The idea that slaves of African descent in the Americas could be freed and then taken back to Africa, somewhat popular in the pre-Civil War U.S. and other locations which had slaves around that time. The country of Liberia was founded by the U.S. as a home for these freed slaves (and Sierra Leone was to serve a similar purpose for former slaves from areas that were still British colonies).

In colonial days in the 13 colonies, nearly everyone believed that slavery would not last forever -- until the 1830s, most Southerners tended to apologize for the existence of slavery in their area rather than defending it. However, they were still anti-Negro enough not to want to have huge numbers of former slaves living in the South (later several states would pass laws making it extremely difficult to for owners to free slaves if they wanted to). The idea of recolonizing the freedmen seemed like the logical thing to do at this time, but it would cost a huge amount. In 1817 the American Colonization Society was founded to try and provide transport to Africa, but it was unable to get Federal support or to raise anywhere near the amount of money that would be needed; between 1821 and 1860, they sent only around 15,000 people to Africa, a fraction of the number of slaves born in the same period.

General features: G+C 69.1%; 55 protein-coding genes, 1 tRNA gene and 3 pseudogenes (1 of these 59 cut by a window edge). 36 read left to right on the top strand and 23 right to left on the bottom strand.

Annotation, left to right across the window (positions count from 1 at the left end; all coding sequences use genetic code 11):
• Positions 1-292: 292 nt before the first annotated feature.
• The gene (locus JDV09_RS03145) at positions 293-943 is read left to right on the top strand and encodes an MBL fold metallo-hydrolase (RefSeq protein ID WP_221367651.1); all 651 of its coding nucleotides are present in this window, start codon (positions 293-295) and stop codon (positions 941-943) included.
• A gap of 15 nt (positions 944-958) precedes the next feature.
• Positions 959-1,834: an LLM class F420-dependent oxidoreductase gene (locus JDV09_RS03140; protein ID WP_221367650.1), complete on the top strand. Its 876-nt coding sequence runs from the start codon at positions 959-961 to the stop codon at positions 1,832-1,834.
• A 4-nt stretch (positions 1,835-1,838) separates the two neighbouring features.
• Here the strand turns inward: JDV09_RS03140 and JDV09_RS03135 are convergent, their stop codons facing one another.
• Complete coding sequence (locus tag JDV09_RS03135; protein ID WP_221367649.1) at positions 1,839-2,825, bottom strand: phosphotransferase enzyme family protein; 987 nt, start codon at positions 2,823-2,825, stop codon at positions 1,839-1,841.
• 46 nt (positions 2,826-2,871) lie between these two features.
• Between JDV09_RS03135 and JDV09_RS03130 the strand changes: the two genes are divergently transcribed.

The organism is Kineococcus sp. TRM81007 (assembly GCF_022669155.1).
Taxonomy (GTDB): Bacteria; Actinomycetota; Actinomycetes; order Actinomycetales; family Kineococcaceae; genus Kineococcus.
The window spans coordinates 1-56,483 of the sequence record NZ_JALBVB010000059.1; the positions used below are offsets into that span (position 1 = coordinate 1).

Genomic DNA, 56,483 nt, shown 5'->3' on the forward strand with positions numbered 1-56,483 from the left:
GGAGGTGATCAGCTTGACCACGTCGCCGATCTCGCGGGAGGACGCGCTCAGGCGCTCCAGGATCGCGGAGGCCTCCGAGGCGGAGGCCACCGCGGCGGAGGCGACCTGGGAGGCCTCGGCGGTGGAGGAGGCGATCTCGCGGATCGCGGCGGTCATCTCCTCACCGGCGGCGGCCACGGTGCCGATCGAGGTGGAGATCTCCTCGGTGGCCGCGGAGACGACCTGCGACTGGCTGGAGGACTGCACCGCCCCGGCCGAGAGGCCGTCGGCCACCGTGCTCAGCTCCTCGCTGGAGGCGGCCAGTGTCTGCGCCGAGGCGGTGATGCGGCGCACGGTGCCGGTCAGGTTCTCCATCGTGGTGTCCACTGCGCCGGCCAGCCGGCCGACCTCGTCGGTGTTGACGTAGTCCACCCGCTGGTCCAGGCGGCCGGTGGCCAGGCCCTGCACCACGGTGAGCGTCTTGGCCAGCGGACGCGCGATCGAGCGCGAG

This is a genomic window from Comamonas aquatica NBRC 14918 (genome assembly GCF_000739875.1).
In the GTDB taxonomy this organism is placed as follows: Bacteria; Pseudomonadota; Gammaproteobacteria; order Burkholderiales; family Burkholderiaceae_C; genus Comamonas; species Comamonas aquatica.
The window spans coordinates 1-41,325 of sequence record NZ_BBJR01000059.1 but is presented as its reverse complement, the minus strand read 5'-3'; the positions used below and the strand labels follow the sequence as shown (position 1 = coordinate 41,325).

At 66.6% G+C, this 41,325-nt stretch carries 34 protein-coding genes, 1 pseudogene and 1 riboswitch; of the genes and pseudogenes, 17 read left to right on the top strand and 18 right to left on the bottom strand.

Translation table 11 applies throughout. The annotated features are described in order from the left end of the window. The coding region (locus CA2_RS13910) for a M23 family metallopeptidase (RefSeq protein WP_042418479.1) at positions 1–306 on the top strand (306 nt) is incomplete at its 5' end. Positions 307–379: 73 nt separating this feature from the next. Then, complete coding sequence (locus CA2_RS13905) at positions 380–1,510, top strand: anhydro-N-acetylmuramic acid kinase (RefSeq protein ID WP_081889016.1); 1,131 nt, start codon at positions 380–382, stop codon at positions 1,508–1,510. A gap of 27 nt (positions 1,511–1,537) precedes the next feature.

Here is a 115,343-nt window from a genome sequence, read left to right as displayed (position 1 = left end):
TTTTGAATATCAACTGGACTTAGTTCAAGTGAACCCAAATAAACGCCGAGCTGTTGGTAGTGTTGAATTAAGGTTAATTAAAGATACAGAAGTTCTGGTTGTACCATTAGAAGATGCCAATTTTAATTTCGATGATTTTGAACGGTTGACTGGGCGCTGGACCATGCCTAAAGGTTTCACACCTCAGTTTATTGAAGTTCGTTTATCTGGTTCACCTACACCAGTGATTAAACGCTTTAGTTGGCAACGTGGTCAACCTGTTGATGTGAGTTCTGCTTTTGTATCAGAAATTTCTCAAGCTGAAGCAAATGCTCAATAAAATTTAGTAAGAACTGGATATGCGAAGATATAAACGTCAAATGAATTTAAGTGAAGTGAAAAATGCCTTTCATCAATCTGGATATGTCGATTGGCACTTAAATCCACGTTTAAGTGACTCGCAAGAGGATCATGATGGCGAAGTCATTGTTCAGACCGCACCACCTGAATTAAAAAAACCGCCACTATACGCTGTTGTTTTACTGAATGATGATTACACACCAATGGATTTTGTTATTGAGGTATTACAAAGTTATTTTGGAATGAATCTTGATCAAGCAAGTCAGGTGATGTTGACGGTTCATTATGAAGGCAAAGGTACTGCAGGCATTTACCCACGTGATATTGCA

The other problem with recolonization is that no one wanted to go. The slave trade directly from Africa had been abolished in the U.S., so the vast majority of slaves and freedmen had been born in the Americas and had no interest in going to a strange land to live. Those who did go often died of tropical diseases, or survived but wrote letters to American friends saying "tell Uncle Pleasant that we have snakes here 15 to 20 feet and can swallow a man, deer, or hog with ease." For these reasons, the idea of recolonization gradually ceased to play a part in the discussions of abolitionists and the arguments on the subject of slavery went in different directions until the Civil War.

Quotation from A History of the Old South by Clement Eaton

Re*col`o*ni*za"tion (r?*k?l`?*n?*z?"sh?n), n.

A second or renewed colonization.


© Webster 1913.

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